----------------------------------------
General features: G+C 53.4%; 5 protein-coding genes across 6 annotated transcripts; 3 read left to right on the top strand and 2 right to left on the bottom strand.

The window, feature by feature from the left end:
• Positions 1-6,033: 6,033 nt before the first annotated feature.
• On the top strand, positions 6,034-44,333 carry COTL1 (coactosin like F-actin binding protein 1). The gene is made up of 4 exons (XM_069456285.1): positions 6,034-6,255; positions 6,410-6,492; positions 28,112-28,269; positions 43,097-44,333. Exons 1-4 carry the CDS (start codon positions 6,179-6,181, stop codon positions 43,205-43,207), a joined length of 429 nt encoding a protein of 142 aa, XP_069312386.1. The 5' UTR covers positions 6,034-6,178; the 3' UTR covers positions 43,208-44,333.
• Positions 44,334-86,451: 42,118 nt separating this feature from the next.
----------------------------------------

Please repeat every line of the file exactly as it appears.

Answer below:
General features: G+C 53.4%; 5 protein-coding genes across 6 annotated transcripts; 3 read left to right on the top strand and 2 right to left on the bottom strand.

The window, feature by feature from the left end:
• Positions 1-6,033: 6,033 nt before the first annotated feature.
• On the top strand, positions 6,034-44,333 carry COTL1 (coactosin like F-actin binding protein 1). The gene is made up of 4 exons (XM_069456285.1): positions 6,034-6,255; positions 6,410-6,492; positions 28,112-28,269; positions 43,097-44,333. Exons 1-4 carry the CDS (start codon positions 6,179-6,181, stop codon positions 43,205-43,207), a joined length of 429 nt encoding a protein of 142 aa, XP_069312386.1. The 5' UTR covers positions 6,034-6,178; the 3' UTR covers positions 43,208-44,333.
• Positions 44,334-86,451: 42,118 nt separating this feature from the next.